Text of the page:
I also got a few swell books under the tree, ones I had been hoping Santa would bring me to help with my research. The first is the revised edition of The London Encyclopaedia. This tome – and I do mean tome – can tell you anything you ever wanted to know about London, seemingly from the dawn of time. It’s lucid and beautifully written, and full of cool stuff. Want to know about the Kensal Green Cemetary? It’s in there. About the history of electricity in London? That’s in there too. An invaluable research tool, and it’s also just plain fun to read.
The other book I got was Georgian and Regency Houses Explained. It’s not a very big book, but it’s meaty. Not only does it give details on things like the kinds of building materials used during the period, it explains the socio-economic factors that influenced the development of style and function. Another very cool book.
What books did you get this holiday season? Tell me what you got, and one commenter will win an e-book copy of my VK Sykes contemporary romance, CaddyGirls.
Now that the tree is decorated and the presents are wrapped, it’s time to relax a bit and enjoy the holiday. One of the things I love to do during the holidays is watch movies, and I intend to spend a good part of the next few days doing just that. When I’m not eating and making merry with my family, that is.
What are my favorite Christmas movies, especially from the classics? There are, of course, many versions of Scrooge and A Christmas Carol to choose from. But for my money, no Scrooge takes a longer or harder path from sheer hatred to redemptive joy than Albert Finney in the musical version of the tale, simply entitled SCROOGE.
A musical, you say? Sacrilege! Okay, some of the music is corny, but some of it is actually very good. The gritty, poverty-ridden depiction of London’s poor also contrasts beautifully with the opulent scenes featuring the Ghost of Christmas Present, and the old-fashioned, extravagant musical numbers. The sets and costumes are wonderful and portray surprisingly faithful renditions of both the Regency and Victorian periods.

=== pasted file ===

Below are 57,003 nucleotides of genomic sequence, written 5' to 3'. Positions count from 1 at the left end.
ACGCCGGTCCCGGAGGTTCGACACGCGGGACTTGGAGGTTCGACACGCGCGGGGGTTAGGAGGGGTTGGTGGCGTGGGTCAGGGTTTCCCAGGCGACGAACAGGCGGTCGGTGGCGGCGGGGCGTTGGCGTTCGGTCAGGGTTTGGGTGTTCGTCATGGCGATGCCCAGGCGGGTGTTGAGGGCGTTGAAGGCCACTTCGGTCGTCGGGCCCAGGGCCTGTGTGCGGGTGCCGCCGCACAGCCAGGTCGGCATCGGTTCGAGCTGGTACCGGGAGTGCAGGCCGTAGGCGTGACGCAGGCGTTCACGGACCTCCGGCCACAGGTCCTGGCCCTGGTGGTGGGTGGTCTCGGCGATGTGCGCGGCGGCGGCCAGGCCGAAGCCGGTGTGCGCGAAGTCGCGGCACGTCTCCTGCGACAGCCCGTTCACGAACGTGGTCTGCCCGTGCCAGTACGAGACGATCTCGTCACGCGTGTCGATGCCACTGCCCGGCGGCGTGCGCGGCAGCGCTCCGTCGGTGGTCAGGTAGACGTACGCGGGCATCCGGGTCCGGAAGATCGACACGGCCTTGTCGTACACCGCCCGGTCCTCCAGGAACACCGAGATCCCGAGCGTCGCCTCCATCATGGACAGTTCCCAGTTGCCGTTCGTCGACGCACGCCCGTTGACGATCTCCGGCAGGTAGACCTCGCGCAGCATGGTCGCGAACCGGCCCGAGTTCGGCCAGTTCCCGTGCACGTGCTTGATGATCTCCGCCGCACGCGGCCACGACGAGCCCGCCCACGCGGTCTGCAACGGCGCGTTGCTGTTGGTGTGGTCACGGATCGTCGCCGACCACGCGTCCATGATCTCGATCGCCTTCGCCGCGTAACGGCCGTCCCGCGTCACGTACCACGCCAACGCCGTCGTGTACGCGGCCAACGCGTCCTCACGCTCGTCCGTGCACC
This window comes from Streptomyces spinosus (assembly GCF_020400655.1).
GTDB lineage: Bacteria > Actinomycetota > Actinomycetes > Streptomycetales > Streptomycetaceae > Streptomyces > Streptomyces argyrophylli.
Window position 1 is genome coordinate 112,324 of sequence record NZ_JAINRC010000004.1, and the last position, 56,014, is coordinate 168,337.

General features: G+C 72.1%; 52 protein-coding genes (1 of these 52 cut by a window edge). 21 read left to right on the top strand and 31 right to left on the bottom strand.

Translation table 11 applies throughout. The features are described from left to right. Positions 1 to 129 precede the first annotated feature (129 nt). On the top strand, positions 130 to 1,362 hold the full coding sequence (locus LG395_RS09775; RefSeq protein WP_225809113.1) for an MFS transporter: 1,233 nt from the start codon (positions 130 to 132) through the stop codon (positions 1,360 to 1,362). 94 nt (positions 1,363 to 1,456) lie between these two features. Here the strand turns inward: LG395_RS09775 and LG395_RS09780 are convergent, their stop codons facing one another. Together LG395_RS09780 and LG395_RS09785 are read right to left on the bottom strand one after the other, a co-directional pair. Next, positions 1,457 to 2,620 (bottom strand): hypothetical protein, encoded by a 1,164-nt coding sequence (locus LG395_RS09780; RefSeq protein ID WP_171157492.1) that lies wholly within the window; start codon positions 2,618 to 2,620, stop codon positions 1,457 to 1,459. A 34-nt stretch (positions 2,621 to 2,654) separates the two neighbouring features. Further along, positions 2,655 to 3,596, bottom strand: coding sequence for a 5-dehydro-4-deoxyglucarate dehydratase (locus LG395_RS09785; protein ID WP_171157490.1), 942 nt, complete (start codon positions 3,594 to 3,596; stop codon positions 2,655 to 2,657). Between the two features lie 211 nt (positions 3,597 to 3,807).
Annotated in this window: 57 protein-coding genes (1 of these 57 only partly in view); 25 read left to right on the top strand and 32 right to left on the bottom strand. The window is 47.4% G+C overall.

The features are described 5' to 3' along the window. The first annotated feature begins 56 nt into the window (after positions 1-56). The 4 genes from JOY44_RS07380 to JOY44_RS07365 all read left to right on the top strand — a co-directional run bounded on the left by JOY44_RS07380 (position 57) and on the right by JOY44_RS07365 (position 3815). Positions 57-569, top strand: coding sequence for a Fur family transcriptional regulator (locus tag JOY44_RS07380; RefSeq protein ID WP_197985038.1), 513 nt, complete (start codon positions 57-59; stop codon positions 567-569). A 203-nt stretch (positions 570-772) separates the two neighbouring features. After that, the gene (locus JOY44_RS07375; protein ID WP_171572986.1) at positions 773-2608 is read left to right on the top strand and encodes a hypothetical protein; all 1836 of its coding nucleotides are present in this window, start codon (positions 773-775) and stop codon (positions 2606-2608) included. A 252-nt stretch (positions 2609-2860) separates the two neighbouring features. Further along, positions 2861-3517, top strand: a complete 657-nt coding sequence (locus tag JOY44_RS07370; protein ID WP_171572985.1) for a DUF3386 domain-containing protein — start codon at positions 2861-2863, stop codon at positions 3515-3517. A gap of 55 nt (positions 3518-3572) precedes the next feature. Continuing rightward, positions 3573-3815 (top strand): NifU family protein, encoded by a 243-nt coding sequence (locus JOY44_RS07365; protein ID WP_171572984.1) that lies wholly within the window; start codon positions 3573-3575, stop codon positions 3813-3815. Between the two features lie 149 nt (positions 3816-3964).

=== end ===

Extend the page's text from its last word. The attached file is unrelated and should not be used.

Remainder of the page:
But the strength of this version of the tale rests with Albert Finney’s stupendous portrayal of the iconic character of Scrooge. He’s not just mean; he’s so full of hatred and guilt that he’s almost Shakespearean. His body is as shriveled as his soul, and his personal hygiene ain’t so good, either. He looks like he hasn’t taken a bath in weeks—even his nails are dirty—and his house is filthy, empty, and cold. Clearly, this Scrooge won’t even take refuge from despair in the physical trappings of wealth.
But when Finney’s Scrooge finally breaks free of the bonds of hatred and discovers the spiritual and physical beauties of the Season, his joy is boundless. Scrooge didn’t just get scared straight; his former hatred of Christmas and all its abundance gives him monumental insight into what really matters at this time of year: family, generosity, love.
There’s a second movie I watch to get in the holiday spirit, and it deals with another kind of curmudgeon—the average joe. The movie is A CHRISTMAS STORY, and it stars the wonderfully grouchy Darren McGavin as a put-upon father who battles a broken-down furnace, the neighbor’s marauding dogs, and demands for inappropriate Christmas gifts from his son, Ralphie.
As the dad, Darren McGavin is everyman, trying to keep food on the table and keep the furnace working. He’s more than a little put-out by all the fuss of the holidays. The only thing he really wants is his Christmas turkey, and when the neighbor’s hound dogs invade the house and carry off the bird, Dad’s modest dream for a Merry Christmas is crushed. But how does he handle it? He doesn’t take his anger out on his wife and kids, as you might expect. Instead, he takes them out to dinner at a Chinese restaurant. The scene where the family is confronted with a whole roasted duck—with head intact—is hilariously funny and very sweet. Like any good man, Dad rises above the stresses of the Season to give his family exactly what they need: love and joy, and a few laughs besides.
I wish you all a wonderful holiday, full of joy, love, peace, and maybe even a Christmas duck!